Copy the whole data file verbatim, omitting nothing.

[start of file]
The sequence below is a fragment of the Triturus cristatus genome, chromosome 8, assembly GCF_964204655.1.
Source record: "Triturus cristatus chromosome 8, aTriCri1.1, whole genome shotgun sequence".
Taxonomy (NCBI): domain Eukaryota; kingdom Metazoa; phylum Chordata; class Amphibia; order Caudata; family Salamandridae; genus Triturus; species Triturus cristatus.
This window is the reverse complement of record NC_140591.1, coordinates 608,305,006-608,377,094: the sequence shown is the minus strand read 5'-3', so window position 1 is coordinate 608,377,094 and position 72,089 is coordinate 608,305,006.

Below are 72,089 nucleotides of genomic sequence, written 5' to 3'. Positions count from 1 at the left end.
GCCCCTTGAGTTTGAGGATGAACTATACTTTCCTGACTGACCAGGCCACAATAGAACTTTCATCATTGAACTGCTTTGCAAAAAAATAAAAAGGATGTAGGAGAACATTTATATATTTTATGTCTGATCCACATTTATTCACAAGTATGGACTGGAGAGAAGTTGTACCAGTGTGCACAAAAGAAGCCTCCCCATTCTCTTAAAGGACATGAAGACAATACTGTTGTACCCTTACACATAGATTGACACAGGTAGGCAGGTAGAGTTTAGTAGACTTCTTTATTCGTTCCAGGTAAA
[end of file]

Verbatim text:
The sequence below is a fragment of the Triturus cristatus genome, chromosome 8, assembly GCF_964204655.1.
Source record: "Triturus cristatus chromosome 8, aTriCri1.1, whole genome shotgun sequence".
Taxonomy (NCBI): domain Eukaryota; kingdom Metazoa; phylum Chordata; class Amphibia; order Caudata; family Salamandridae; genus Triturus; species Triturus cristatus.
This window is the reverse complement of record NC_140591.1, coordinates 608,305,006-608,377,094: the sequence shown is the minus strand read 5'-3', so window position 1 is coordinate 608,377,094 and position 72,089 is coordinate 608,305,006.

Below are 72,089 nucleotides of genomic sequence, written 5' to 3'. Positions count from 1 at the left end.
GCCCCTTGAGTTTGAGGATGAACTATACTTTCCTGACTGACCAGGCCACAATAGAACTTTCATCATTGAACTGCTTTGCAAAAAAATAAAAAGGATGTAGGAGAACATTTATATATTTTATGTCTGATCCACATTTATTCACAAGTATGGACTGGAGAGAAGTTGTACCAGTGTGCACAAAAGAAGCCTCCCCATTCTCTTAAAGGACATGAAGACAATACTGTTGTACCCTTACACATAGATTGACACAGGTAGGCAGGTAGAGTTTAGTAGACTTCTTTATTCGTTCCAGGTAAA